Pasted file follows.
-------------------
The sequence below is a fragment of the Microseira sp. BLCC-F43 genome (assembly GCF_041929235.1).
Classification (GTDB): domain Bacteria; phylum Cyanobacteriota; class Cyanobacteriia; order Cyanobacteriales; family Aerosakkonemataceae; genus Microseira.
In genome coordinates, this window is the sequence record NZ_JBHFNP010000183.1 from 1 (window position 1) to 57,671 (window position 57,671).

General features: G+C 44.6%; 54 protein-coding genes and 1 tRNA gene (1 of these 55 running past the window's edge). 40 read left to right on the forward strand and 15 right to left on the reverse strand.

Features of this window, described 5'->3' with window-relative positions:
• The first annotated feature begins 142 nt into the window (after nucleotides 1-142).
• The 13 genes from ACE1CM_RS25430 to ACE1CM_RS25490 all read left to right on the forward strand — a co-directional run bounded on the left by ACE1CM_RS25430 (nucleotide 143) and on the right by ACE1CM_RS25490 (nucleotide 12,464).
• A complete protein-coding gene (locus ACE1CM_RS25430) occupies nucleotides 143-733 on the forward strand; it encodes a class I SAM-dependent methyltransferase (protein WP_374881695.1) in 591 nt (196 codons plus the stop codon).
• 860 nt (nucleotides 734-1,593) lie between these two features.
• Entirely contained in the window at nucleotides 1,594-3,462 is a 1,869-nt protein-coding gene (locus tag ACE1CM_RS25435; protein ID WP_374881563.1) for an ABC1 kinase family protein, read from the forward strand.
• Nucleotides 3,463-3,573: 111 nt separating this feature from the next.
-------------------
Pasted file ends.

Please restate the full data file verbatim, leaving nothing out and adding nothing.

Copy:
The sequence below is a fragment of the Microseira sp. BLCC-F43 genome (assembly GCF_041929235.1).
Classification (GTDB): domain Bacteria; phylum Cyanobacteriota; class Cyanobacteriia; order Cyanobacteriales; family Aerosakkonemataceae; genus Microseira.
In genome coordinates, this window is the sequence record NZ_JBHFNP010000183.1 from 1 (window position 1) to 57,671 (window position 57,671).

General features: G+C 44.6%; 54 protein-coding genes and 1 tRNA gene (1 of these 55 running past the window's edge). 40 read left to right on the forward strand and 15 right to left on the reverse strand.

Features of this window, described 5'->3' with window-relative positions:
• The first annotated feature begins 142 nt into the window (after nucleotides 1-142).
• The 13 genes from ACE1CM_RS25430 to ACE1CM_RS25490 all read left to right on the forward strand — a co-directional run bounded on the left by ACE1CM_RS25430 (nucleotide 143) and on the right by ACE1CM_RS25490 (nucleotide 12,464).
• A complete protein-coding gene (locus ACE1CM_RS25430) occupies nucleotides 143-733 on the forward strand; it encodes a class I SAM-dependent methyltransferase (protein WP_374881695.1) in 591 nt (196 codons plus the stop codon).
• 860 nt (nucleotides 734-1,593) lie between these two features.
• Entirely contained in the window at nucleotides 1,594-3,462 is a 1,869-nt protein-coding gene (locus tag ACE1CM_RS25435; protein ID WP_374881563.1) for an ABC1 kinase family protein, read from the forward strand.
• Nucleotides 3,463-3,573: 111 nt separating this feature from the next.